Accountants are the backbone of any business. If you're meticulous, enjoy working with numbers, and understand financial principles, this role could be a great fit. You'll maintain financial records, analyze data, and ensure businesses stay financially healthy.

Customer Service: Where Your People Skills Shine

If you enjoy interacting with others and have a knack for problem-solving, consider these customer service roles that often accommodate remote work:

#16: Remote Customer Support Agent

Many companies now offer remote customer service positions. Your strong communication skills and helpful attitude are the keys to success, making this a great option for those who prefer to work from home.

#17: Help Desk Technician

Do you have a passion for technology and enjoy troubleshooting? As a help desk technician, you'll provide technical support to customers, solving their problems and ensuring their technology works smoothly.

Education and Training: Share Your Knowledge and Inspire

If you love to learn and have a passion for helping others grow, consider these fulfilling careers in education:

#18: Teacher

Share your knowledge and ignite a love of learning in future generations. With online teaching options available, you can tailor your work environment to accommodate your individual needs.

#19: Tutor

Do you enjoy working one-on-one? Tutoring provides a personalized learning experience, allowing you to focus on specific subjects and help students excel. You can offer tutoring services from home or online, providing flexibility and control over your schedule.


Counseling Services: Empowering Others

For those navigating the job search with disabilities, explore the following counseling careers:

#20: Rehabilitation Counselor

Draw on your personal experiences to guide and support individuals with disabilities as they navigate challenges and achieve their goals. Rehabilitation counseling offers a deeply rewarding career path.

Entrepreneurship: Be Your Own Boss

In the field of entrepreneurship, where employment and office environments can differ greatly, individuals with disabilities can explore tailored opportunities.

#21: Independent Business Owner

If you have an entrepreneurial spirit, explore the countless possibilities of starting your own business. From e-commerce stores to freelance services like writing or consulting, entrepreneurship lets you build a work environment and schedule that aligns with your needs and passions.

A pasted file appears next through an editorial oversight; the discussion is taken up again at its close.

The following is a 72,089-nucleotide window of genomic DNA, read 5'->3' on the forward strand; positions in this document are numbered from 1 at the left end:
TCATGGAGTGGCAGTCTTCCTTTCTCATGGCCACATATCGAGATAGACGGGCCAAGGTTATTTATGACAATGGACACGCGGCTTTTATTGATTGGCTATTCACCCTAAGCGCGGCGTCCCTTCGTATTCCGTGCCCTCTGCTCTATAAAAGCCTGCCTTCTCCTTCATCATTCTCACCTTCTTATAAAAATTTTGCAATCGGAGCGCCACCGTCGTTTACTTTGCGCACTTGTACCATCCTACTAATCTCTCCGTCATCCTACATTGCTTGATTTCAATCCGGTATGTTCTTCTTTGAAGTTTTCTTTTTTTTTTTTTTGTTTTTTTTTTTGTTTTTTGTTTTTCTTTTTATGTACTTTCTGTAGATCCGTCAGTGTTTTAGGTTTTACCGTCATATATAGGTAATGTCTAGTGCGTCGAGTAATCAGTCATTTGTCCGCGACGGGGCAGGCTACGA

Educational Resources and Training Programs: Invest in Your Future

If you're ready to build your skills and explore fulfilling career opportunities, there are excellent resources designed specifically for amputees and individuals with disabilities. Let's take a look at some standouts:

  • The Ticket to Work Program: This Social Security program is a fantastic starting point for disability recipients (ages 18-64) interested in entering or re-entering the workforce. They provide free career training, job placement assistance, and the crucial benefit of continued disability support while you build your career path.
  • More Support for Skill Building: There's a whole network of organizations ready to help you develop job skills and navigate the job market.'s Workers with Disabilities section offers tailored career guidance, and your state's Vocational Rehabilitation Agency provides personalized support and training.
  • Community and Advocacy: Centers for Independent Living (CILs) are run by and for people with disabilities, offering a deep understanding of your unique needs and often providing job preparation programs. The Campaign for Disability Employment's "What Can You Do?" page is another great resource, focused on empowering job seekers with disabilities.

Remember: Investing in yourself through education and training unlocks new possibilities. Explore these resources and discover the support available to help you achieve your career goals!

Resume Tips for Job Seekers with Disabilities

Navigating the job market with a disability can present unique challenges, but with a well-crafted resume, you can confidently showcase your skills and secure fulfilling opportunities. Here's what to keep in mind:

  • Disclosing Your Disability: It's Your Choice You are not legally obligated to disclose your disability on your resume. Instead, focus on demonstrating the skills and experience that make you a qualified candidate.
  • Addressing Employment Gaps: If you have gaps in your work history, be proactive in addressing them. Briefly explain extended breaks with phrases like "personal leave" or "career development." This shows employers you're a reliable and dedicated professional.
  • Resume Format Matters: Choose a clean and readable layout to help your resume stand out. Pay attention to spacing and font choices, and use bullet points for easy scanning.
  • Prioritize Key Sections: Make sure your resume includes:
    • Contact Information
    • Summary/Objective: A brief statement highlighting your relevant skills and experience
    • Work Experience
    • Education
    • Skills
  • Tailor Your Resume: Customize your resume for each job application, emphasizing the skills and achievements most relevant to the position.
  • Quantify Your Success: Use numbers and specific examples to showcase your accomplishments and the impact you've made in previous roles.
  • Optional Sections: If relevant, consider including sections on volunteer experience, languages, awards, or hobbies to provide a more well-rounded picture of your experience.

Breaking Barriers: Empowering Amputees and Individuals with Disabilities

At PrimeCare Orthotics & Prosthetics, we believe everyone deserves the opportunity to reach their full potential. That's why we provide custom orthotic and prosthetic solutions designed to enhance your mobility, independence, and ability to thrive in the workplace.

Located in New Mexico, we're committed to supporting you every step of the way. Let us help you break down barriers, achieve your career goals, and live a life without limits. Contact us today to discover how we can empower your journey.